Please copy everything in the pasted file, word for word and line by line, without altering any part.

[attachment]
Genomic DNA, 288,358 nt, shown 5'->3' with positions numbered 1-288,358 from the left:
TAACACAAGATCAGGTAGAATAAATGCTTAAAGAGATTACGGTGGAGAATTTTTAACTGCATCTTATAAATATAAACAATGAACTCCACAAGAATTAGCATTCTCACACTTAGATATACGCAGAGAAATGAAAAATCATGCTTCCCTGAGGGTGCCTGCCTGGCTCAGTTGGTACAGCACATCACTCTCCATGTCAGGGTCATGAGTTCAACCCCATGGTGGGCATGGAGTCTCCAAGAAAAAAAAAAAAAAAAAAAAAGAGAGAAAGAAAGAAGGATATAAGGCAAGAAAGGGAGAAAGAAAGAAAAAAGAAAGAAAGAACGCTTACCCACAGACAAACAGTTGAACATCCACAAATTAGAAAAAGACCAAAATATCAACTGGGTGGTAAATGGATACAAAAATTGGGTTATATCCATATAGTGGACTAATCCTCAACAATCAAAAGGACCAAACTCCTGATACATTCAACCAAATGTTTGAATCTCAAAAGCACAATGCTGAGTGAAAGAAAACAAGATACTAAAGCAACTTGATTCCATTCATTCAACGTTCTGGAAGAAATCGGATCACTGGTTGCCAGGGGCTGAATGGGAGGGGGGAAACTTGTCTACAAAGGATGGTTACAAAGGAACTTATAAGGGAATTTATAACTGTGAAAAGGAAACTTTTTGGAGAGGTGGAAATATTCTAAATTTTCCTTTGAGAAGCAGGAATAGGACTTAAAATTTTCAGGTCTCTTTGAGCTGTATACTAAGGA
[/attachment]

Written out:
Genomic DNA, 288,358 nt, shown 5'->3' with positions numbered 1-288,358 from the left:
TAACACAAGATCAGGTAGAATAAATGCTTAAAGAGATTACGGTGGAGAATTTTTAACTGCATCTTATAAATATAAACAATGAACTCCACAAGAATTAGCATTCTCACACTTAGATATACGCAGAGAAATGAAAAATCATGCTTCCCTGAGGGTGCCTGCCTGGCTCAGTTGGTACAGCACATCACTCTCCATGTCAGGGTCATGAGTTCAACCCCATGGTGGGCATGGAGTCTCCAAGAAAAAAAAAAAAAAAAAAAAAGAGAGAAAGAAAGAAGGATATAAGGCAAGAAAGGGAGAAAGAAAGAAAAAAGAAAGAAAGAACGCTTACCCACAGACAAACAGTTGAACATCCACAAATTAGAAAAAGACCAAAATATCAACTGGGTGGTAAATGGATACAAAAATTGGGTTATATCCATATAGTGGACTAATCCTCAACAATCAAAAGGACCAAACTCCTGATACATTCAACCAAATGTTTGAATCTCAAAAGCACAATGCTGAGTGAAAGAAAACAAGATACTAAAGCAACTTGATTCCATTCATTCAACGTTCTGGAAGAAATCGGATCACTGGTTGCCAGGGGCTGAATGGGAGGGGGGAAACTTGTCTACAAAGGATGGTTACAAAGGAACTTATAAGGGAATTTATAACTGTGAAAAGGAAACTTTTTGGAGAGGTGGAAATATTCTAAATTTTCCTTTGAGAAGCAGGAATAGGACTTAAAATTTTCAGGTCTCTTTGAGCTGTATACTAAGGA